When I joined Pounding The Rock, I pitched a project that would cover every player who ever wore a Spurs jersey. Not equally, by any means, but each jersey would be identified numerically by the players who wore it.
There is a significance to the numbers of jerseys as it pertains to the five NBA Championships that have been won by the San Antonio Spurs.
There is only one jersey number associated with all five San Antonio Spurs NBA Championships- #21. Tim Duncan. He is coincidentally also the only player to be involved in all five titles.
There are five numbers associated with four Spurs titles. #9 (Tony Parker) and #20 Manu Ginobili, as well as #2 (Jaren Jackson-1999, Nazr Mohammed- 2005, Melvin Ely- 2007, and Kawhi Leonard- 2014), #4 (Steve Kerr- 1999, Sean Marks- 2005, Michael Finley- 2007, and Danny Green- 2014), and #11 (Brandon Williams- 1999, Mike Wilks- 2005, Jacque Vaughn- 2007, Jeff Ayers- 2014).
The next set of jersey numbers are those associated with three of the Spurs NBA titles.
Those numbers are 3, 5, 8, 12, 17, and 33. Today we look at #8.
Paul Pressey has had quite a long run with the NBA when you consider playing and assistant coaching roles. Drafted 20th overall by the Milwaukee Bucks in 1982, Pressey is credited with defining the point-forward position, handling the ball for copious amounts of time on the court.
He spent his first eight seasons with the Bucks where he evolved into a starter in his third season. His fourth season brought an invitation to the NBA Slam Dunk Contest where he placed sixth out of eight.
When the salary cap of 1990 hit, the Bucks traded Paul Pressey to San Antonio for Frank Brickowski. Pressey came off the bench behind Willie Anderson at the shooting guard position while Larry Brown served as head coach and Gregg Popovich as assistant.
Pressey rounded out his career with the Warriors when he came out of retirement while serving as assistant to Don Nelson in Golden State. A season later, he was reunited with Coach Pop when Don Nelson brought him on as an assistant at Pressey’s urging.
“My first experience as a player with coach Gregg Popovich was when he was under Larry Brown. A couple years after that, Don Nelson called me about Popovich, who as out of a job at the time and wanted to know what I thought of him. I said, ‘He’s the best, a fantastic guy. He’s got a military background. He’s very accurate and is very smart man.’ A week later he (Nelson) hires him. A week later he (Nelson) calls me and asked if I wanted to coach at Golden State. That’s how Pop and I coached under Nelson together. Pop got the general manager job here in San Antonio and brought me on as an assistant. The rest is history.”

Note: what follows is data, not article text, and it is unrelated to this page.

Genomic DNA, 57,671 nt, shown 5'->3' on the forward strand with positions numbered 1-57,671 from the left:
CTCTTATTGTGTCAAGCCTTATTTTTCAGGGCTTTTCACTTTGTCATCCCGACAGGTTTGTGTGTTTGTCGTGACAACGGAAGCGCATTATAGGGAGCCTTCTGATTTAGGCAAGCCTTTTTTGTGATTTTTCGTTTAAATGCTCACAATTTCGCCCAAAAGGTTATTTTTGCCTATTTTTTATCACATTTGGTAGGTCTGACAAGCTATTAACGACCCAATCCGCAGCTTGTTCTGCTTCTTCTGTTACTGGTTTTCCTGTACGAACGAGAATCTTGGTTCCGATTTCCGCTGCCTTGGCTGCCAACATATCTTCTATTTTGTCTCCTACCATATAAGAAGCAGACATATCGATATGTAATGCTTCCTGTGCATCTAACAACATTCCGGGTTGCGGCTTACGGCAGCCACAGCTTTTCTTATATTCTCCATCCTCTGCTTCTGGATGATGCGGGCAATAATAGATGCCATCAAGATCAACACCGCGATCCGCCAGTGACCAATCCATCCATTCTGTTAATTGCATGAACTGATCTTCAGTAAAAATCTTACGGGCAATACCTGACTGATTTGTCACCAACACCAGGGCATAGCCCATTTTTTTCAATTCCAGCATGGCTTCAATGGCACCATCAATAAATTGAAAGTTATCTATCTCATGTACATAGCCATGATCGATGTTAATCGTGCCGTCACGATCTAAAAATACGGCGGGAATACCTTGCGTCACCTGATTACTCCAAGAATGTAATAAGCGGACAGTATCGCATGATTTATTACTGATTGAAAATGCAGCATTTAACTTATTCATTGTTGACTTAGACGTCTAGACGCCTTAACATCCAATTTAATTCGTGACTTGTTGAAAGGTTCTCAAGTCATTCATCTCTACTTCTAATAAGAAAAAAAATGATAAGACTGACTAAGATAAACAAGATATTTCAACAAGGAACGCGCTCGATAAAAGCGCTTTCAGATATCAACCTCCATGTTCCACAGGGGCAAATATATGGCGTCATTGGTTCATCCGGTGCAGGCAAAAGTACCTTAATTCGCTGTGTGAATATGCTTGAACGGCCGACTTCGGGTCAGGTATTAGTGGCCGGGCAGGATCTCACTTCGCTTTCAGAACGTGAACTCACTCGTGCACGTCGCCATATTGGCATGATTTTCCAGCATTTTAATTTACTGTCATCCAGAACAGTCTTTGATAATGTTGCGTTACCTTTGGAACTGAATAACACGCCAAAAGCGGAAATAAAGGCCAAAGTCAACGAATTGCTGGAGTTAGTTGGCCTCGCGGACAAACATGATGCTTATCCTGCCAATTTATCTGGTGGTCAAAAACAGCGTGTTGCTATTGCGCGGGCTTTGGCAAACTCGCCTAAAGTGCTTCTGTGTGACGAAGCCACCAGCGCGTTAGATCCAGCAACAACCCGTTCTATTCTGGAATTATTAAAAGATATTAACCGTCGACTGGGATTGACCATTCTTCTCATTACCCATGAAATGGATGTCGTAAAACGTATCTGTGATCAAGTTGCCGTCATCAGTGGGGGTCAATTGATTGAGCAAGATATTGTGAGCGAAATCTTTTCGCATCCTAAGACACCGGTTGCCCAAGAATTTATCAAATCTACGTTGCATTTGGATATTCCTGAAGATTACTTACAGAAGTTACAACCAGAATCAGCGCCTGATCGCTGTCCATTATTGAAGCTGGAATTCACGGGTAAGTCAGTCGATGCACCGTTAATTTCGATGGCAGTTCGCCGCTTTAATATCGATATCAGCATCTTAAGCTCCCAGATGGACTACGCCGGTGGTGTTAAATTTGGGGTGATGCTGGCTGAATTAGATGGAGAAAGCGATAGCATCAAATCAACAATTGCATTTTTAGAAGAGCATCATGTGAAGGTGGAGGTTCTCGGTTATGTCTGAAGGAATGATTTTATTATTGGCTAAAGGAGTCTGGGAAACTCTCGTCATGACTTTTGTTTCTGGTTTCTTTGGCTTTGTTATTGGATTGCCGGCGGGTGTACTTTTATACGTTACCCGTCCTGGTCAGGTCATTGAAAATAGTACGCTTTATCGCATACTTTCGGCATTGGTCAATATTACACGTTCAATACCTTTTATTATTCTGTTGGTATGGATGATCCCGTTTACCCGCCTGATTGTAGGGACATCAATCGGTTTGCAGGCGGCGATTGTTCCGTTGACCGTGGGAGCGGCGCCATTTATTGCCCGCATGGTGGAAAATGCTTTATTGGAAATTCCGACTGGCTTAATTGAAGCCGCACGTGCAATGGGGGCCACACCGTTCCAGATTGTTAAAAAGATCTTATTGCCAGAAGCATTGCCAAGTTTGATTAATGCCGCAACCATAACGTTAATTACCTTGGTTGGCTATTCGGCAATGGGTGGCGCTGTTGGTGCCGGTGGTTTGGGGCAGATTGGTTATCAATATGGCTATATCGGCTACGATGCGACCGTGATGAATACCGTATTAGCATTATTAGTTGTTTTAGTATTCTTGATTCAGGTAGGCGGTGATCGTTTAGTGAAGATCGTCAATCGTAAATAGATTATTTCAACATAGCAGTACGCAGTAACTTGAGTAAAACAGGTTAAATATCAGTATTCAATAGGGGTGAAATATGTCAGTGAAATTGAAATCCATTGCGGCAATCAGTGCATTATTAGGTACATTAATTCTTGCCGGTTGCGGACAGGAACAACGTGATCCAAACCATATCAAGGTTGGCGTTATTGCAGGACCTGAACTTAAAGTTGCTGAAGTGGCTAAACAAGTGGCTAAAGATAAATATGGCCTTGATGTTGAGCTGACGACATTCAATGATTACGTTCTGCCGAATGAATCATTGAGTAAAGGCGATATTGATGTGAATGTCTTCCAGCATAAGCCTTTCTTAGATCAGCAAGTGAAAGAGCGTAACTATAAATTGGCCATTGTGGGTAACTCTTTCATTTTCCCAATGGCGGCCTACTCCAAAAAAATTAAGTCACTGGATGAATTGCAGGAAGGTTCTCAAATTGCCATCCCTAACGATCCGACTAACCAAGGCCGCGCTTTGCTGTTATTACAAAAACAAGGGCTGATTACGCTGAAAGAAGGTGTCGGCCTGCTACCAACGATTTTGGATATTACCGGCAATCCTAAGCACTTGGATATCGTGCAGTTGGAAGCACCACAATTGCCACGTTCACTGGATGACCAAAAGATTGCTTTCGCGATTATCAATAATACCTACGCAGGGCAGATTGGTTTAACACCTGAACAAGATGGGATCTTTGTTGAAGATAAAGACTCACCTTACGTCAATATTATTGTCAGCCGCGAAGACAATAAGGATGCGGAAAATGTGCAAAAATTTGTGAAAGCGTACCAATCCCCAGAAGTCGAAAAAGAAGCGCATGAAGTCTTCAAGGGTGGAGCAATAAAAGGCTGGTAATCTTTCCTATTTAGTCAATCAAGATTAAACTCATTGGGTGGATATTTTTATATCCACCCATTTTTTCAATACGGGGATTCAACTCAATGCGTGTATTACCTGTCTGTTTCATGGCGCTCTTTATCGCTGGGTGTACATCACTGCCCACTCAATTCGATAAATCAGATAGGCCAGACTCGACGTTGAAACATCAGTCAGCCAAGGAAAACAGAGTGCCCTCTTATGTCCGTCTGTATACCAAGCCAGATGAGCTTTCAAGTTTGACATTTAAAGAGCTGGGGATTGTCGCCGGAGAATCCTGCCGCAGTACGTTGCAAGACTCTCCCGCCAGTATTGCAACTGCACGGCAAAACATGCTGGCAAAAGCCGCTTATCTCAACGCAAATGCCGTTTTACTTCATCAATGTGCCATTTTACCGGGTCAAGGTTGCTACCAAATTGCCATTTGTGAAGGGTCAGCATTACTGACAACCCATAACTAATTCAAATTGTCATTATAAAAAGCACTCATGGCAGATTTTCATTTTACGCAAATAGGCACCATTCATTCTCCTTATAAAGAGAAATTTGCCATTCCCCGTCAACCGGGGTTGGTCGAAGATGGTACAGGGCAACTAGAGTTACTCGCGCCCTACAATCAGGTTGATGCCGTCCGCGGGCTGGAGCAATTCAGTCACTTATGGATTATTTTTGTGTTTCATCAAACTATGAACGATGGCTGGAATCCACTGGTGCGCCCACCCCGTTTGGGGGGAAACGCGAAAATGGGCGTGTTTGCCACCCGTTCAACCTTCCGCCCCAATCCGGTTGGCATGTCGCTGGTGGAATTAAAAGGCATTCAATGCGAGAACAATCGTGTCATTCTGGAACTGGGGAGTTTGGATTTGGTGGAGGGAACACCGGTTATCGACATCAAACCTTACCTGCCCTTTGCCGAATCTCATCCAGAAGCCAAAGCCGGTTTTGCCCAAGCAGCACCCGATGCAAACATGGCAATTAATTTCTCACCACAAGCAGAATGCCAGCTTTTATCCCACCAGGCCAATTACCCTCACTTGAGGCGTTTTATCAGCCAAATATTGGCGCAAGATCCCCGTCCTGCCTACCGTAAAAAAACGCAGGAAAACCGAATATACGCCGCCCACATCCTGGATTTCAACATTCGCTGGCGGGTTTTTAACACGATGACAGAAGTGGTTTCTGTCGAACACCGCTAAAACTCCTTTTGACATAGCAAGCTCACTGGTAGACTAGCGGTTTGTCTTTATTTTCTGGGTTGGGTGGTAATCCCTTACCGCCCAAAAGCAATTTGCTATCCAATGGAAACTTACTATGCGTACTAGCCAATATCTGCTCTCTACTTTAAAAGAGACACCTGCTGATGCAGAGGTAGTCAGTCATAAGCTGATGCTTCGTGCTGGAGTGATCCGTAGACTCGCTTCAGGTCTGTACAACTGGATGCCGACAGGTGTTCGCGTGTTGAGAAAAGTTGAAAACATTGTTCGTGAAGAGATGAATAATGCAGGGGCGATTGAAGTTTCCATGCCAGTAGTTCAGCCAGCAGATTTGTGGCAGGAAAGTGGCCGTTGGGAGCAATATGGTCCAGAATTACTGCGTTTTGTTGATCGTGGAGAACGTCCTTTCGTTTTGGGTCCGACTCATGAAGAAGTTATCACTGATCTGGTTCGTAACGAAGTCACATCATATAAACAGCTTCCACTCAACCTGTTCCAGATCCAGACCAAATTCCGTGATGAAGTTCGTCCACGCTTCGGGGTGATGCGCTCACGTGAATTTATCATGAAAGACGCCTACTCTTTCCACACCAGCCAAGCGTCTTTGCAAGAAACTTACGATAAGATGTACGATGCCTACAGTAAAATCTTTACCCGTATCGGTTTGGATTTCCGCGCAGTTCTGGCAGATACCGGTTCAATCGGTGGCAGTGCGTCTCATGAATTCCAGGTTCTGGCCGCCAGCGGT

Pressey and Popovich were both assistants in Golden State from 1992-1994.
In 1994, both men returned to San Antonio, Pressey as assistant coach, Pop as GM and Vice President of Basketball Operations.
Pressey stayed in San Antonio through the turn of the century and was part of the Spurs historic first NBA title.
Pressey must have believed that Tim Duncan was heading to Orlando, because he joined their coaching staff that season. He followed that with stints on the Boston Celtics, New Orleans Hornets, Cleveland Cavaliers, and Los Angeles Lakers coaching staffs. Most recently he served as an assistant coach at St. John’s University.
Paul Pressey was interviewed about his time in San Antonio as part of the Spurs’ 40th anniversary series. His interview (where the above quote was pulled) is here.
Paul Pressey is not just one of the players to go down in Spurs lore, but part of the NBA coaching tree that stems from Gregg Popovich and San Antonio’s rich basketball culture.
Next up: Steve Smith claims #8’s first NBA ring.
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